The Human Capacity for Greatness Is Immense

Carl Jung was one who saw our collective possibilities. He considered that growth was an innate principle, both of the individual and the universal. He considered the development of individuality as a microcosm of human evolution. He called this immutable process individuation. It’s the big picture. We don’t look forward and imagine it. We don’t look back and long for it. The growth of individuality, with all its stresses and strains, is the process and substance of the lives we live.

There are pockets of radiance that give a clue of things to come. That’s what the oracles, the mystery centers and the esoteric teachings were for — training grounds to incubate emerging capacities. Humanity in its fullness is what the mystics know beyond time and space. It defines the enlightened ones who stand at the head of our great spiritual traditions. It’s our future (if we must think in linear time).

Two hands up, fingers spread on a radiant forest background.
Thanks to Danka & Peter for their two hands photo.

Our path is born in the immense creative beings which some call archetypes, or perhaps archangels, depending on your tradition. Our story is embedded in our Judeo-Christian mythology and encapsulated as the journey towards love and freedom, inaugurated metaphorically by eating from the tree of the knowledge of good and evil. It takes aeons of time to get “back there.” T S Eliot knew the story when he wrote these lines: We shall not cease from exploration, and the end of all our exploring will be to arrive where we started and know the place for the first time.

And we shall return, and we will know the place, because we will have sung our spiritual consciousness into being through this struggle for freedom.

Individuality leads to union. That’s the basis of spiritual traditions. It’s where psychology and spirituality meet. It matters, as does the accompanying consciousness and morality. But the development of individuality is an arduous path, and it’s often not pretty.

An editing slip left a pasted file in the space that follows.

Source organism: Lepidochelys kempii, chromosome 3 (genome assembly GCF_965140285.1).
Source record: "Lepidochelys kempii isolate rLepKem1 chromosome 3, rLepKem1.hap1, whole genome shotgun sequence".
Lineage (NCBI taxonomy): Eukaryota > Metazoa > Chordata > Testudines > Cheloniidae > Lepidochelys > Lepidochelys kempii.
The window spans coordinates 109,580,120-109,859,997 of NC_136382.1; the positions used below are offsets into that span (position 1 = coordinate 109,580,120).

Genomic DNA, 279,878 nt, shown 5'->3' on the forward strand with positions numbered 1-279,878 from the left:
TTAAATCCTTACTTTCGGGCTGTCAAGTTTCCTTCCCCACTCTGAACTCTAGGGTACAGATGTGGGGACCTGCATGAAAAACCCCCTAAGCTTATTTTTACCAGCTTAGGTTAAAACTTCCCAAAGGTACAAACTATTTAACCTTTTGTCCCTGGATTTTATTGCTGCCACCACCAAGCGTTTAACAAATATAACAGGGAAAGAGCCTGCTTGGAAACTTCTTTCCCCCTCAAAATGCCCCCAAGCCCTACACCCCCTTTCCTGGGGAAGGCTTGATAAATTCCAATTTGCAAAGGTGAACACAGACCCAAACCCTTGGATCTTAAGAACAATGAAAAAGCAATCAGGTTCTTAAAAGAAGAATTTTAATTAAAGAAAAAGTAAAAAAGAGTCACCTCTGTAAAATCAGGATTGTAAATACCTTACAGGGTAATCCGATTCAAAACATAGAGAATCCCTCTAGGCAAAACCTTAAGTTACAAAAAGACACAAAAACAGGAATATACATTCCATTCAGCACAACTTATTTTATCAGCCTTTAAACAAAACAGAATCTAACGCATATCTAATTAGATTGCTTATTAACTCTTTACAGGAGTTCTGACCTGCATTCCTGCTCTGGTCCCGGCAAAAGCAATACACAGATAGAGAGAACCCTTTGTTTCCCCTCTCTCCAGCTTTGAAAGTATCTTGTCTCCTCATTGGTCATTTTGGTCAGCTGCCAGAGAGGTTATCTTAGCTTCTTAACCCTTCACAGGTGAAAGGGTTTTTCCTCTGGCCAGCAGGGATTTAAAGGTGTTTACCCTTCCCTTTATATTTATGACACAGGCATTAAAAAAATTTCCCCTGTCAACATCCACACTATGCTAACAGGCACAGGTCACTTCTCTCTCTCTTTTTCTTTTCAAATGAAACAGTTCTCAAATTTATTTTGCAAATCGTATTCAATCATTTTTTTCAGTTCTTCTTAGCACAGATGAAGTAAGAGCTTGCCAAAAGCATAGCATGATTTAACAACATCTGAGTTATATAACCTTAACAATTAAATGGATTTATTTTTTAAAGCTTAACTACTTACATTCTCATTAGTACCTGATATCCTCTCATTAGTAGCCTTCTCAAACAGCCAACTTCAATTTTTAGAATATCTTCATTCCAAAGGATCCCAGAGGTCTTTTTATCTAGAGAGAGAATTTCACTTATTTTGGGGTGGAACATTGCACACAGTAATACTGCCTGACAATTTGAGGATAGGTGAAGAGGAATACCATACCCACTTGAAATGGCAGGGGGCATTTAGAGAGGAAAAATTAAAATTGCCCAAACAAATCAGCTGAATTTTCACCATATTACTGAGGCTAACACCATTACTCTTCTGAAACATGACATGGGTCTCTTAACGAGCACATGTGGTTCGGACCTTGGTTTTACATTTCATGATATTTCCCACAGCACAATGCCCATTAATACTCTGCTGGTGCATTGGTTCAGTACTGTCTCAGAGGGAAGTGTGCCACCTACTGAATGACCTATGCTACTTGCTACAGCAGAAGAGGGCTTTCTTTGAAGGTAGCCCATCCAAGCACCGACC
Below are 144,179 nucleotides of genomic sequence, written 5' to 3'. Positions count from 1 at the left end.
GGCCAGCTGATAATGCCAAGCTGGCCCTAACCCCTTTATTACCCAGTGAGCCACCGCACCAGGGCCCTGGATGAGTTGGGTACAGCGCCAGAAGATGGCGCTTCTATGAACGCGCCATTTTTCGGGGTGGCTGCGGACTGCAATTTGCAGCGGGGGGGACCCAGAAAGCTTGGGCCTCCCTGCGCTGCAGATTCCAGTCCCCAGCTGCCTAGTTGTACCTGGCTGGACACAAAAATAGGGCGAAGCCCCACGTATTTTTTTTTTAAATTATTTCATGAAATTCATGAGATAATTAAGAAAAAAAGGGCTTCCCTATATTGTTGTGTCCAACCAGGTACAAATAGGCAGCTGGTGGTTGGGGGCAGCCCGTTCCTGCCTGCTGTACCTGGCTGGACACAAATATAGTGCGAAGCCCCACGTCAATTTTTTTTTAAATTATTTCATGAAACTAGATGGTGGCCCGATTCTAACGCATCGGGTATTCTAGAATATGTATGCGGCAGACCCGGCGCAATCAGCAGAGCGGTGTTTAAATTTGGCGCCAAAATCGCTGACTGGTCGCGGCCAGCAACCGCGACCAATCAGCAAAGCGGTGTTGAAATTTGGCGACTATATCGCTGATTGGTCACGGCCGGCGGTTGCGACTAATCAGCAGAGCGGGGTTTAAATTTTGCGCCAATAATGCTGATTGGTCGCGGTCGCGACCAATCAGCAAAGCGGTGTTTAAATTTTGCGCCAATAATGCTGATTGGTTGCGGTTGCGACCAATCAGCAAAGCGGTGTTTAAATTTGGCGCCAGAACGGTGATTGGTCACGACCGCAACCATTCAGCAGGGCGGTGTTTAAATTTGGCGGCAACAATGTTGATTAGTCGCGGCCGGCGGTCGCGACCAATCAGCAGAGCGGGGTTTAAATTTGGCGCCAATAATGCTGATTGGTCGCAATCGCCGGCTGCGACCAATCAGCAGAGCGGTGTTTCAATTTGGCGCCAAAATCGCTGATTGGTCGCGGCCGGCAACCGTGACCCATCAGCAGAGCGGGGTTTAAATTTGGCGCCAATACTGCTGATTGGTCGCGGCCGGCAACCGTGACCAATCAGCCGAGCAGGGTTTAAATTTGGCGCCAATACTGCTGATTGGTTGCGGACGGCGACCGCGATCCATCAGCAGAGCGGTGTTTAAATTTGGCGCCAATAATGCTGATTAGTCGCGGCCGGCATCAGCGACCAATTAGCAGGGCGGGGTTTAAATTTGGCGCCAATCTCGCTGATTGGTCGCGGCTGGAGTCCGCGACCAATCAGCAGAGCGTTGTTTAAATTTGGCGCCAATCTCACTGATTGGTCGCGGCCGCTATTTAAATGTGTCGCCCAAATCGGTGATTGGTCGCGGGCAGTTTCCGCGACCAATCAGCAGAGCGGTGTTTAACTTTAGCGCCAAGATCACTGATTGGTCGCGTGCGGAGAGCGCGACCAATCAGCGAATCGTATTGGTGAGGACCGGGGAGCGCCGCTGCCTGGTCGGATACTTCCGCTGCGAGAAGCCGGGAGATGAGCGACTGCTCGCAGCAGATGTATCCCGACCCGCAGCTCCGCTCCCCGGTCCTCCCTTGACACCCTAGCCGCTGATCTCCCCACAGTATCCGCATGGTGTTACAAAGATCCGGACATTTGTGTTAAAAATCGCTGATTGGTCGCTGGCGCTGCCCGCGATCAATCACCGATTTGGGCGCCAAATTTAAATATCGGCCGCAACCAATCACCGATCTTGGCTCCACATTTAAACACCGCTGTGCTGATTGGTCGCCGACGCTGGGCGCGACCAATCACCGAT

The human capacity for greatness is immense — not great in a worldly sense of fame and fortune, but rather through connectedness. Not simply one-to-one relationships with other people, but also in the ability to connect with the intrinsic power of nature as an organic, spiritual system in which we participate. And even beyond nature to include the cosmos which surrounds us and which makes everything turn over in its great universal rhythms, breathing life into the life we know.

This is what resides in the collective unconscious. This is all part of us. And depending on how attuned we become, how sensitive to that which lies within and without, to this extent we can feel the resonance of these great connections with our own being. We develop a sense for it. It’s what keeps us going, at least for those of us who do keep going. It’s also what we grieve for when we lose that connection, despite that which may present itself as the object of our grief.

We live in turbulent times. The world has grown small and we are witnesses to all the cruelty, fear and exploitation around us. And people often grow small too. Fear makes us contract and shut down our higher instincts. But it’s not for nothing. The situations around us are there precisely to give us the possibility to exercise those great muscles of love and freedom. We can each be a pocket of radiance in the world which surrounds us, big or small. And remember, life is not about perfection. Life is for learning.

I’ll leave my closing encouragement to the wisdom of Christopher Fry. Godspeed.

Thank God our time is now
when wrong comes up to face us everywhere,
never to leave us ’til we take
the longest stride of soul men ever took.
Affairs are now soul size.
The enterprise is exploration into God.

Where are you making for?
It takes so many thousand years to wake.
But will you wake for pity’s sake?

— Christopher Fry from ‘A Sleep of Prisoners’

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